terms of business, which include offering a rebate, in order to gain
competitive advantage through effecting a reduction in cost. This is achieved
through the employment of undue harassment in the form of living no time for
Crisco to think about the new terms, as they were only provided with two days
to decide on the issue. In addition, Bolt denied Crisco a chance to negotiate
the terms of the agreement and instead gave them two options, which include
accepting the terms and maintaining their relationship or rejecting them and
completely cutting the relationship, which also meant completely losing a large
part of their business. It is important to note that Bolt did not have an
intention of breaking their relationship with Crisco as they did not have a
problem with Crisco’s prices or their services. As such, their decision to inform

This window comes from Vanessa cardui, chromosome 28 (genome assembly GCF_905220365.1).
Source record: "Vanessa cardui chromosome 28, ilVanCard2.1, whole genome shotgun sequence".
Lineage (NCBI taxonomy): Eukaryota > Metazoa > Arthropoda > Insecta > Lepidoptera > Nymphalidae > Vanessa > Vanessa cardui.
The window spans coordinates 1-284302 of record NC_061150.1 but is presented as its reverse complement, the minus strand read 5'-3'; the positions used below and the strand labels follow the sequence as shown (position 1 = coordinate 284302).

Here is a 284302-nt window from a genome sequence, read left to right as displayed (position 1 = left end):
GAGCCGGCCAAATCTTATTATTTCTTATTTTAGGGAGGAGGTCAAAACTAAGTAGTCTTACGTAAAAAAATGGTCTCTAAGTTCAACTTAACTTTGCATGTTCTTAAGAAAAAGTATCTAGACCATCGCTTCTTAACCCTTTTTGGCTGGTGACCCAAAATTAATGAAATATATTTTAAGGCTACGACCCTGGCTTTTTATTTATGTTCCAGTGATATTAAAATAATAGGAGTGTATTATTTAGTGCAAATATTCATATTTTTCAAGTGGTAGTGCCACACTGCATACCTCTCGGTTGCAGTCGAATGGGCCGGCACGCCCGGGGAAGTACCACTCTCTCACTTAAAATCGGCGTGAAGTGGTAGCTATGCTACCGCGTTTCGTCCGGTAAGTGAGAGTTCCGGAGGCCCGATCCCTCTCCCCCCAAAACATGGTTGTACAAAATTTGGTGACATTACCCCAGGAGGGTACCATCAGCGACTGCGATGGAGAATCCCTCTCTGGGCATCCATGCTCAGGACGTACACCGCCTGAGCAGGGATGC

Crisco of termination of their relationship could be based on the need to
change their terms of operation in order to gain an unfair advantage. Case in
point, as much as there was no need for imposing a rebate considering Crisco’s
prices were not high, the company chose to do so in order to take advantage of
ACCC, 2016. Consumer guarantees. [Online]
Available at: https://www.accc.gov.au/consumers/consumer-rights-guarantees/consumer-guarantees
[Accessed 11 May 2016].
Corones, S. G., 2011. The Australian Consumer Law. New South Wales: Thomson Reuters (Professional) Australia.
Latimer, P., 2011. Australian Business Law 2012. 31st ed. Sydney, NSW: Wolters Kluwer.
Malbon, J. & Nottage, L., 2013. Consumer Law and Policy in Australia and New Zealand. Leichhardt NSW: Federation Press.
Morandin, N. & Smith, J. eds., 2011. Australian Competition and Consumer Legislation 2011. Sydney, NSW: Wolters Kluwer.
Pearson, G. & Batten, R., 2010. Understanding Australian Consumer Credit Law. Sydney: Wolters Kluwer.